Anna Kingsley's life story adds a dramatic chapter to histories of the South, the state of Florida, and the African diaspora. Working from surprisingly extensive records, including information and photographs from extended-family members and descendants, Daniel Shafer reconstructs and documents one slave’s remarkable story.
Both an American slave and a slaveowner--and possibly an African princess--Anna was a teenager when she was captured in her homeland of Senegal in 1806 and sold into slavery. Zephaniah Kingsley, Jr., a planter and slave trader from Spanish East Florida, bought her in Havana, Cuba, and took her to his St. Johns River plantation in northeast Florida, where she soon became his household manager, his wife, and eventually the mother of four of his children. Her husband formally emancipated her in 1811, and she became the owner of her own farm and twelve slaves the following year.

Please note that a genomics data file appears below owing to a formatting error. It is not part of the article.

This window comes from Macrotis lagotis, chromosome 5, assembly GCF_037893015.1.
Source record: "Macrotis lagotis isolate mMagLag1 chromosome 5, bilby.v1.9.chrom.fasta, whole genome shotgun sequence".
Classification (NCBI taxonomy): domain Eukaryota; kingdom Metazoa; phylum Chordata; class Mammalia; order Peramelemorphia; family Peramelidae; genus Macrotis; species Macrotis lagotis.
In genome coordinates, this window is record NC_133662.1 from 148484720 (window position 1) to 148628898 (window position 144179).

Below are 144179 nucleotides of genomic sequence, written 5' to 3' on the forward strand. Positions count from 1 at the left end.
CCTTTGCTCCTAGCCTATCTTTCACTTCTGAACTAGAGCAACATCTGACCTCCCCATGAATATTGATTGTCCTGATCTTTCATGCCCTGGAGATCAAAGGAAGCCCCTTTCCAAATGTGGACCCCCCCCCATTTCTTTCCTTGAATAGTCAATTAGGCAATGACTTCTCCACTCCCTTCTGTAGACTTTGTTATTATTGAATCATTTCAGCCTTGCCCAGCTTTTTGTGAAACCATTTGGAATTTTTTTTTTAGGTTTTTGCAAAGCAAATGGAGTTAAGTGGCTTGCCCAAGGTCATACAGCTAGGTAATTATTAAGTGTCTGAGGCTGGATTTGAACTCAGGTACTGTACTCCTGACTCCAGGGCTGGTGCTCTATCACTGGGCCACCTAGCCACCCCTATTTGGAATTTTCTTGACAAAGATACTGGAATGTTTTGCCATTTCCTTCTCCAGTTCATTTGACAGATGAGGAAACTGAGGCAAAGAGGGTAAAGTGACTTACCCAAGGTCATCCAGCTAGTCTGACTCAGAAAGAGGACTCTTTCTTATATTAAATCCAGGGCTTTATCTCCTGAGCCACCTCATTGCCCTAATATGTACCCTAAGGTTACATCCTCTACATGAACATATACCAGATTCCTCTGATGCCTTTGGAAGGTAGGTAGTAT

For 25 years, life on her farm and at the Kingsley plantation on Fort George Island was relatively tranquil. But when Florida passed from Spanish to American control, and racism and discrimination increased in the American territories, Anna Kingsley and her children migrated to a colony in Haiti established by her husband as a refuge for free blacks. Amid the spiraling racial tensions of the antebellum period, Anna returned to north Florida, where she bought and sold land, sued white people in the courts, and became a central figure in a free black community. Such accomplishments by a woman in a patriarchal society are fascinating in themselves. To have achieved them as a woman of color is remarkable.